Over 500,000 Louisiana Residents Still Without Power 8 Days After Hurricane Ida

By Zachary Stieber
Zachary Stieber
Zachary Stieber
Zachary Stieber covers U.S. news, including politics and court cases. He started at The Epoch Times as a New York City metro reporter.
September 6, 2021 Updated: September 6, 2021

Over half a million households and businesses remained without power in Louisiana on Sept. 6, eight days after Hurricane Ida struck the state.

Nearly 526,000 power outages in the state were reported, according to PowerOutage.us. That was down from approximately 597,391 outages a day earlier.

While crews with Entergy, Cleco, and other utility providers have been working around the clock to restore electricity, they have made little progress in some areas due to challenges such as flooding, snapped power poles, and downed transmission towers.

Over half of Entergy’s customers in Louisiana remained without power late on Sept. 5, the company said.

Some places are projected not to get power back until Sept. 8.

That includes large parts of New Orleans, where few residents have seen their electricity come back on after the storm struck on Aug. 29.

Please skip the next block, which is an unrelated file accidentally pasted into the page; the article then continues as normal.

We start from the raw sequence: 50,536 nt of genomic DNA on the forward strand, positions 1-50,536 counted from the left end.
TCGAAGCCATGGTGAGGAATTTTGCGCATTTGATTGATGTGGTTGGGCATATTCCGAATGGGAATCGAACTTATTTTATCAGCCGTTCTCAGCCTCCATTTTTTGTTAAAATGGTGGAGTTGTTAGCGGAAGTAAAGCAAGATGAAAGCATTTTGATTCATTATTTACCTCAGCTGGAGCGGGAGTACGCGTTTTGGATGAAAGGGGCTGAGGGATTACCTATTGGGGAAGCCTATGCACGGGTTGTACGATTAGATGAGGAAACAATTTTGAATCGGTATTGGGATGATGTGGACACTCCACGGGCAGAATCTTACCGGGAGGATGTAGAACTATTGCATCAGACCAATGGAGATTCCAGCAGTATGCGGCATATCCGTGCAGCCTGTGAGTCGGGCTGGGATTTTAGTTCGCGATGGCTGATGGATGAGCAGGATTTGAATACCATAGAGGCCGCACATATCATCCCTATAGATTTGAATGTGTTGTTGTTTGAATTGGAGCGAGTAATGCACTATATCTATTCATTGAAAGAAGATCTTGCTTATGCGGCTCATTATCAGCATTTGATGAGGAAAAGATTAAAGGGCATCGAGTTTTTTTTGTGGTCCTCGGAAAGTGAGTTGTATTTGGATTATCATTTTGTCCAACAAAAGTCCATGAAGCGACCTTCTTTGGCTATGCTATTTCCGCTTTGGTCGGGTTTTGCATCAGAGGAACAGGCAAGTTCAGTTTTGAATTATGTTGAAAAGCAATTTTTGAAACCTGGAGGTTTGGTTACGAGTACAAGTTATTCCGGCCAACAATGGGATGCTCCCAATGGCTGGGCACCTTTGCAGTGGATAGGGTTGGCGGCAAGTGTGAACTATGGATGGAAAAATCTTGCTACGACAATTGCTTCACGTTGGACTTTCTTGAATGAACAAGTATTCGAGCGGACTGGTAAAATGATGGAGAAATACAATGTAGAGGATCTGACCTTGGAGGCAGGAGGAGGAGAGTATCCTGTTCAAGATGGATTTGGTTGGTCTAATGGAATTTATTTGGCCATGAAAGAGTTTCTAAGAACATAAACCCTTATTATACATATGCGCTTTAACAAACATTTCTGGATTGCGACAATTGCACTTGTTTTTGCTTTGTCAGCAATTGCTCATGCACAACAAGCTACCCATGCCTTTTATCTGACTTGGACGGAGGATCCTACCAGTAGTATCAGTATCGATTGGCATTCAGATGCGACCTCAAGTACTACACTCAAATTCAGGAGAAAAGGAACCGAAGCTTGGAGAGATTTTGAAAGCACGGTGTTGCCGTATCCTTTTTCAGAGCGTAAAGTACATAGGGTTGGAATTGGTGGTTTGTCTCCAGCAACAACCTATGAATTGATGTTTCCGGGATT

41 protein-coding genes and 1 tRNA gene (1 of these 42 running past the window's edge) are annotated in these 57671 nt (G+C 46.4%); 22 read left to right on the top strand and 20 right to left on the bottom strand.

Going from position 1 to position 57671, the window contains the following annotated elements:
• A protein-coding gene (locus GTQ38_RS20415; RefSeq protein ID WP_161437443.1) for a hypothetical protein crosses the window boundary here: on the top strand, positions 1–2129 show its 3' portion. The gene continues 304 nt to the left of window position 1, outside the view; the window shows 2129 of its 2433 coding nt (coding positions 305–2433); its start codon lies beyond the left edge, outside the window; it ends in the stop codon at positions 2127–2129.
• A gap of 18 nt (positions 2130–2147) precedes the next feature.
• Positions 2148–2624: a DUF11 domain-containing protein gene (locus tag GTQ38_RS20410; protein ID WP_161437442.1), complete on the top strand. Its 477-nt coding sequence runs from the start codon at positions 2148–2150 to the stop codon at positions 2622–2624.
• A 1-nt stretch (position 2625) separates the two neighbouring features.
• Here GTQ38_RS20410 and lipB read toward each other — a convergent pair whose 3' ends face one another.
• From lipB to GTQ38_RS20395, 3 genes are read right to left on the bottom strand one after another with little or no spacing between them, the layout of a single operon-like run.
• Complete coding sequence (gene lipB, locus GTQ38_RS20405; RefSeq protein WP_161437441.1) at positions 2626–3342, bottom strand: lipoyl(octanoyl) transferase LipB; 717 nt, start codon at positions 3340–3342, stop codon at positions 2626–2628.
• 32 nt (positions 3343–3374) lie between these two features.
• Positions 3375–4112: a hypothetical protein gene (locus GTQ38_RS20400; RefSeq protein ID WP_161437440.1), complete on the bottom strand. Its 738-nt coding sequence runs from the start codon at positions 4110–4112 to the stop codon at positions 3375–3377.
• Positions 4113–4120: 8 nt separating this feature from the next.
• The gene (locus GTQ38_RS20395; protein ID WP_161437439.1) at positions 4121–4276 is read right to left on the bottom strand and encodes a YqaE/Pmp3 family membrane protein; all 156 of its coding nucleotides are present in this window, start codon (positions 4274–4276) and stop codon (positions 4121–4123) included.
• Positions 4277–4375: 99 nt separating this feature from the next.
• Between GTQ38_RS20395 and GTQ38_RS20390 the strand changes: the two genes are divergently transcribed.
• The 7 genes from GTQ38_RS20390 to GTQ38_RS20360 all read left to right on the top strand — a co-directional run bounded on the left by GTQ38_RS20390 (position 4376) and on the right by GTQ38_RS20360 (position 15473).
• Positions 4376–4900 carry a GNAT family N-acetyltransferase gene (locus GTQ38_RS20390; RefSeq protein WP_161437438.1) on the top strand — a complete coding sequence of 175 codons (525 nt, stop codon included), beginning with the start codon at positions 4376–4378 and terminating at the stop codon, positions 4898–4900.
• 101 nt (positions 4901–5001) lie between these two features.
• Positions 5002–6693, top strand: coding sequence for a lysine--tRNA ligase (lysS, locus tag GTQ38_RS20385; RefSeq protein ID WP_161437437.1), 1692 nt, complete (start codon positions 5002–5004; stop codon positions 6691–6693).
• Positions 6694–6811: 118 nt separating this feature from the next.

Epoch Times Photo
A map from Entergy, a major southern utility provider, shows power outages and estimated restoration dates. (Entergy)
Epoch Times Photo
Shane Holder works to clean out his storm-damaged residence where he and his wife ran an RV park on the beach, in Grand Isle, La., on Sept. 3, 2021. (Sean Rayford/Getty Images)

The storm downed eight high-voltage lines for New Orleans and elsewhere, and toppled a transmission tower that had withstood Hurricane Katrina 16 years prior, sending it into the Mississippi River.

“The level of destruction and devastation is unprecedented,” Entergy Louisiana President and CEO Phillip May told reporters on a call.

Ida caused more damage to the company’s distribution system than hurricanes Katrina, Delta, and Zeta combined.

The prolonged power outages have caused serious problems.

About a dozen elderly people in Louisiana have died since the storm in nursing homes, other long-term care facilities, and some who had been evacuated to a warehouse.

City officials conducting wellness checks at senior apartment complexes in New Orleans on Sept. 3 found that eight were unfit for residents to continue living there and ordered them closed, in addition to two other sites previously forced to shutter.

Five residents were found dead; those deaths are under investigation by the coroner’s office.

“It appears that management just left, and left those people. They were on their own with no lights, no communication, no air, just no way to do anything,” New Orleans Councilman Jay Cohen told WWL-TV.

Six other elderly residents died at a warehouse they were transported to after the storm.

The Louisiana Department of Health said on Sept. 4 that inspectors cleared the warehouse before the senior citizens were evacuated there but that “conditions clearly deteriorated following the storm.”

The owner of the nursing homes, Bob Dean, has defended what happened.

Zachary Stieber
Zachary Stieber covers U.S. news, including politics and court cases. He started at The Epoch Times as a New York City metro reporter.